Th7-10-1-1 Dr. Thomas W. Taylor b ABT 1823 in Ky
    Th7-10-1-2 Sarah Courtney Taylor b 22 Feb 1809 in KY
    Th7-11 Sydney Ann Thruston (1783-1803)
    Th7-12 Edmund Taylor Thruston (1785-ante 1848)

    Sources: Facsimile copy of Thruston Family Tree, made by
    - R.C. Ballard Thruston from original Thruston records begun in 1606. Blueprint owned by (Ni3-5)
    - Buckner data: Crozier, Virginia Heraldica.

    Sketch (Th8).
    Charles Minn Thruston, who was born in Gloucester County, Virginia, on November 6, 1738, was baptised on November 19, 1738.
    He lived at his home “Mt. Zion" near Winchester, Virginia. It was about 16 or 18 miles from Winchester, in present Warren County.
    In 1758, he was Lieutenant of Provincials under the immediate command of George Washington, in the expedition of General Forbes against Fort Duquesne. (now Pittsburg)"
    He was a vestryman of Petworth Parish in Gloucester County, Virginia.
    He was elected minister in 1767 and went to England to take orders.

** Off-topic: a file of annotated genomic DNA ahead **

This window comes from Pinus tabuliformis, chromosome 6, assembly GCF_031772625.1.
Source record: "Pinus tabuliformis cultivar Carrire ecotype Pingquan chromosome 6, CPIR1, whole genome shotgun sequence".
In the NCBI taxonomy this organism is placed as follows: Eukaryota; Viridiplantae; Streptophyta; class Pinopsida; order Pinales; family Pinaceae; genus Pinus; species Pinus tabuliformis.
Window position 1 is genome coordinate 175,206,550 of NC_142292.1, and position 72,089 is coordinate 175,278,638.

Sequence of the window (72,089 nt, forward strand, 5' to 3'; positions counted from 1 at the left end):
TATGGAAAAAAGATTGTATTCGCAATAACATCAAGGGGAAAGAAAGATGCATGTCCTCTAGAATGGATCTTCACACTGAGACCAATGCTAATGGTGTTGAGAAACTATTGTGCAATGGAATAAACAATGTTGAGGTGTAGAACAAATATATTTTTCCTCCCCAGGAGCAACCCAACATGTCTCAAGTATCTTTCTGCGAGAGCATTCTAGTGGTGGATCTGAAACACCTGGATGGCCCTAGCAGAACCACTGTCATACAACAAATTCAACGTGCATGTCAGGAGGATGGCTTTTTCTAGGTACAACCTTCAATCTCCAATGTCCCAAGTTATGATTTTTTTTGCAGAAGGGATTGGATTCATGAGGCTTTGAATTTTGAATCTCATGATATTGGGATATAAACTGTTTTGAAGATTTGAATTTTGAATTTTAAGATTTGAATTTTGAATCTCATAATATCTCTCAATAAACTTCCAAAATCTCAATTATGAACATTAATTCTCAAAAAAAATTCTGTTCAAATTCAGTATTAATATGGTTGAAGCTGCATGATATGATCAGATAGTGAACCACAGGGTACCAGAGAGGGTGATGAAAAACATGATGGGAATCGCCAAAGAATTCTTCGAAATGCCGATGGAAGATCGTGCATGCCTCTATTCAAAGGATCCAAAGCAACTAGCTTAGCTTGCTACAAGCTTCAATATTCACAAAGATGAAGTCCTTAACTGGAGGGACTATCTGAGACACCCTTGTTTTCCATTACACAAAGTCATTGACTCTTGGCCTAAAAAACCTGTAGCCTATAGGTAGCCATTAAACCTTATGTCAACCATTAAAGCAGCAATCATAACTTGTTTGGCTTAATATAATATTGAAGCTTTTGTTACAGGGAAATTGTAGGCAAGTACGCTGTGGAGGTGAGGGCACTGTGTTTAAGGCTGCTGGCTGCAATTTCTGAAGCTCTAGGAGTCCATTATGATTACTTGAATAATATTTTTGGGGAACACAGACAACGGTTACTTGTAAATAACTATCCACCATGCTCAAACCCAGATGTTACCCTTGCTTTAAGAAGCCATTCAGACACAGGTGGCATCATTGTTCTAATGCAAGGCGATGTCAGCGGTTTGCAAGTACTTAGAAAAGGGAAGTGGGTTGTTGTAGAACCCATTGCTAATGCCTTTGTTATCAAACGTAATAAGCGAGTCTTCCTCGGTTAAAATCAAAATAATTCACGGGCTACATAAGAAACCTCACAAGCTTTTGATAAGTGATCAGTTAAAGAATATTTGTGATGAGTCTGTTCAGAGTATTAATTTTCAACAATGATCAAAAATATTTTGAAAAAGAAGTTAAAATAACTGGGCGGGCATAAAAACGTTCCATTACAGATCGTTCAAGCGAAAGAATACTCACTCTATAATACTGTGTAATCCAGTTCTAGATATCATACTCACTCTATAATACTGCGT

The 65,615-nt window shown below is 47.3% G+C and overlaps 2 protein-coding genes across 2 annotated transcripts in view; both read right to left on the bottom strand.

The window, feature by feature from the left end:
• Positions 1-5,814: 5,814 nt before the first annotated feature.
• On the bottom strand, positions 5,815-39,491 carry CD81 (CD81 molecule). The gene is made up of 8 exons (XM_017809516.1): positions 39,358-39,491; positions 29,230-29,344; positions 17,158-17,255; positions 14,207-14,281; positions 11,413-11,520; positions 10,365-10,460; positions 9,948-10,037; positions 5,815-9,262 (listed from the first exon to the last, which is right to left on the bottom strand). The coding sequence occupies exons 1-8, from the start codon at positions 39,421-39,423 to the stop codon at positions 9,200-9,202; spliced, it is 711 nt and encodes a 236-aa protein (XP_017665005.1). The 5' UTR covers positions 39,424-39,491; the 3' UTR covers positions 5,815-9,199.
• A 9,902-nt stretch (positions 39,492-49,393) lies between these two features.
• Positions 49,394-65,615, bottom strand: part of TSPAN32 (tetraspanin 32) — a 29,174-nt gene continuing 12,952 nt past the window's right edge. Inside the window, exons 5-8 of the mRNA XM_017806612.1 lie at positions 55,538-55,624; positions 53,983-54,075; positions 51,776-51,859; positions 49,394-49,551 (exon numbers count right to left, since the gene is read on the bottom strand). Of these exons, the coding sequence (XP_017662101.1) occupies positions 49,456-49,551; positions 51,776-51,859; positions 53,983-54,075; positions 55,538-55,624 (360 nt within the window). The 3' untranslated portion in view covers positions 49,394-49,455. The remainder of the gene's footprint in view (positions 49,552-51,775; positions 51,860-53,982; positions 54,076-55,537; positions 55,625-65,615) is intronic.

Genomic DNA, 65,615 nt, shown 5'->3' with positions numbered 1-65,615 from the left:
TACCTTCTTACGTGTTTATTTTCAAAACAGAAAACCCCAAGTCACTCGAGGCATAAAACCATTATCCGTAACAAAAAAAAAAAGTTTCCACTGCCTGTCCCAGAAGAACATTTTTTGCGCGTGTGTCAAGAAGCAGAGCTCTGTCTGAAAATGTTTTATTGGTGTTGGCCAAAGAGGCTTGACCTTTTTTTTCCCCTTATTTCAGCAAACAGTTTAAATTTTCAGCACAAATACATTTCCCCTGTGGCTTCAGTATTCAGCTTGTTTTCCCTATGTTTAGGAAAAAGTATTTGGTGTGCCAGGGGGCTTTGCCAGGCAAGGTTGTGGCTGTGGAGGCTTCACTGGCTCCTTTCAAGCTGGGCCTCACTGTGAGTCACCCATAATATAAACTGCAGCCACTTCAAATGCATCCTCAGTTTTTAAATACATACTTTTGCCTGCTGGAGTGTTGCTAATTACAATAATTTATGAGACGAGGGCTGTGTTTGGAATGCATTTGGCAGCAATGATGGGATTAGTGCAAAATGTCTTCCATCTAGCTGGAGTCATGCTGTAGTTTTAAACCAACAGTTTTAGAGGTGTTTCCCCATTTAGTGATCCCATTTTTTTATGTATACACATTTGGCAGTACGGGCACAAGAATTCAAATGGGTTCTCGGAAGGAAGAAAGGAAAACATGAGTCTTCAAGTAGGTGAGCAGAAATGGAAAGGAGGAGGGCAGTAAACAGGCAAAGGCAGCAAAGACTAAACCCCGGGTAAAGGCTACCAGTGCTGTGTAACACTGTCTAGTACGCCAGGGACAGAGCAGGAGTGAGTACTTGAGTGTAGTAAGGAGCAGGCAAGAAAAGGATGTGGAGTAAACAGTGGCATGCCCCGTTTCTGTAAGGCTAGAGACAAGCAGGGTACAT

He filled a pulpit there until 1768. '
    He resigned, and removed to Frederick County, Virginia, where he was a leading Episcopal minister and chief dispenser of justice for many years.
    He was a warm supporter of the Colonia1 Cause from the outbreak of the Revolution.
    In 1776, after finishing a sermon on a Sunday A.:M., Charles Minn Thruston laid aside his robes, end organized a company of which he was elected Captain; and at once marched to join Washington in New Jersey.
    He was colonel of a Continental regiment, 1777-1779; wounded at Trenton; commanded at the Battle of Piscatawey near Perth and at Amboy, N.J., on :March 8, 1777, where his arm was badly shattered. He was carried off the field. His son Charles fought at his side. ("People & Events of the American Revolution" by Dupuy/Hammerman. R.R. Bowker Company, 1974. pg.414. Joyce)
    Colonel Thruston sold Mt. Zion in 1809, and went to Southwest Point, Tennessee.
    In 1811 he was living near Natchez, Mississippi. The climate disagreed with him, so he went farther south, and purchased a plantation a few miles below New Orleans, Louisiana, where he died on the 12th of March, 1812.
    The Battle of New Orleans was fought over his grave, on this planta¬tion, which was called "Madison Hall”. This residence became the British General's headquarters. .
    Charles Minn Thruston was a graduate of William and Mary.
    In Frederlck County, Virginia, he was one of the first Magistrates; was County Judge; and was elected to the General Assembly several times.

    Data from

    Charles Mynn Thruston